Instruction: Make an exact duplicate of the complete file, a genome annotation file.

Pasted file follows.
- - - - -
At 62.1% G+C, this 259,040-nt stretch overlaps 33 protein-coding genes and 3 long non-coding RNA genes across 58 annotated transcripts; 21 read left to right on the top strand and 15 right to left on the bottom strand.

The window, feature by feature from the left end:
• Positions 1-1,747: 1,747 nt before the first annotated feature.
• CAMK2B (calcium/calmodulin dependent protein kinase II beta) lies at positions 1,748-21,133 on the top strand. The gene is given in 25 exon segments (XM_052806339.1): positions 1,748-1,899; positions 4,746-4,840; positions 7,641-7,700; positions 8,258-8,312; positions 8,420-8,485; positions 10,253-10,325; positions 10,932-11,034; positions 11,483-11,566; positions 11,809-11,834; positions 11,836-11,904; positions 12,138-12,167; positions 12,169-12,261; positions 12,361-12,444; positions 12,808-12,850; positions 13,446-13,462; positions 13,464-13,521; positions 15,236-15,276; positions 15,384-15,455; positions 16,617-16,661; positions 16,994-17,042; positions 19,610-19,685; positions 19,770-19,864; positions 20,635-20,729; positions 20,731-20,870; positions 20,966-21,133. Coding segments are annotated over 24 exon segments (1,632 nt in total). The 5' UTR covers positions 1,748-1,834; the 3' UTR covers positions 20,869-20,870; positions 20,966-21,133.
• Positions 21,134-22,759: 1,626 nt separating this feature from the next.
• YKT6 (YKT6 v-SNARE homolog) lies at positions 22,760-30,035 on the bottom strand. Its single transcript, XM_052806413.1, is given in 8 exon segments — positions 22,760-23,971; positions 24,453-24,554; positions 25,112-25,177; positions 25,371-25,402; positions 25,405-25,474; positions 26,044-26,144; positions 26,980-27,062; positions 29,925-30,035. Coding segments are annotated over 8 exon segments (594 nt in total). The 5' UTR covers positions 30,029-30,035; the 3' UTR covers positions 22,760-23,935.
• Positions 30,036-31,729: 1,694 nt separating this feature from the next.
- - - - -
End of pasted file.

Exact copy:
At 62.1% G+C, this 259,040-nt stretch overlaps 33 protein-coding genes and 3 long non-coding RNA genes across 58 annotated transcripts; 21 read left to right on the top strand and 15 right to left on the bottom strand.

The window, feature by feature from the left end:
• Positions 1-1,747: 1,747 nt before the first annotated feature.
• CAMK2B (calcium/calmodulin dependent protein kinase II beta) lies at positions 1,748-21,133 on the top strand. The gene is given in 25 exon segments (XM_052806339.1): positions 1,748-1,899; positions 4,746-4,840; positions 7,641-7,700; positions 8,258-8,312; positions 8,420-8,485; positions 10,253-10,325; positions 10,932-11,034; positions 11,483-11,566; positions 11,809-11,834; positions 11,836-11,904; positions 12,138-12,167; positions 12,169-12,261; positions 12,361-12,444; positions 12,808-12,850; positions 13,446-13,462; positions 13,464-13,521; positions 15,236-15,276; positions 15,384-15,455; positions 16,617-16,661; positions 16,994-17,042; positions 19,610-19,685; positions 19,770-19,864; positions 20,635-20,729; positions 20,731-20,870; positions 20,966-21,133. Coding segments are annotated over 24 exon segments (1,632 nt in total). The 5' UTR covers positions 1,748-1,834; the 3' UTR covers positions 20,869-20,870; positions 20,966-21,133.
• Positions 21,134-22,759: 1,626 nt separating this feature from the next.
• YKT6 (YKT6 v-SNARE homolog) lies at positions 22,760-30,035 on the bottom strand. Its single transcript, XM_052806413.1, is given in 8 exon segments — positions 22,760-23,971; positions 24,453-24,554; positions 25,112-25,177; positions 25,371-25,402; positions 25,405-25,474; positions 26,044-26,144; positions 26,980-27,062; positions 29,925-30,035. Coding segments are annotated over 8 exon segments (594 nt in total). The 5' UTR covers positions 30,029-30,035; the 3' UTR covers positions 22,760-23,935.
• Positions 30,036-31,729: 1,694 nt separating this feature from the next.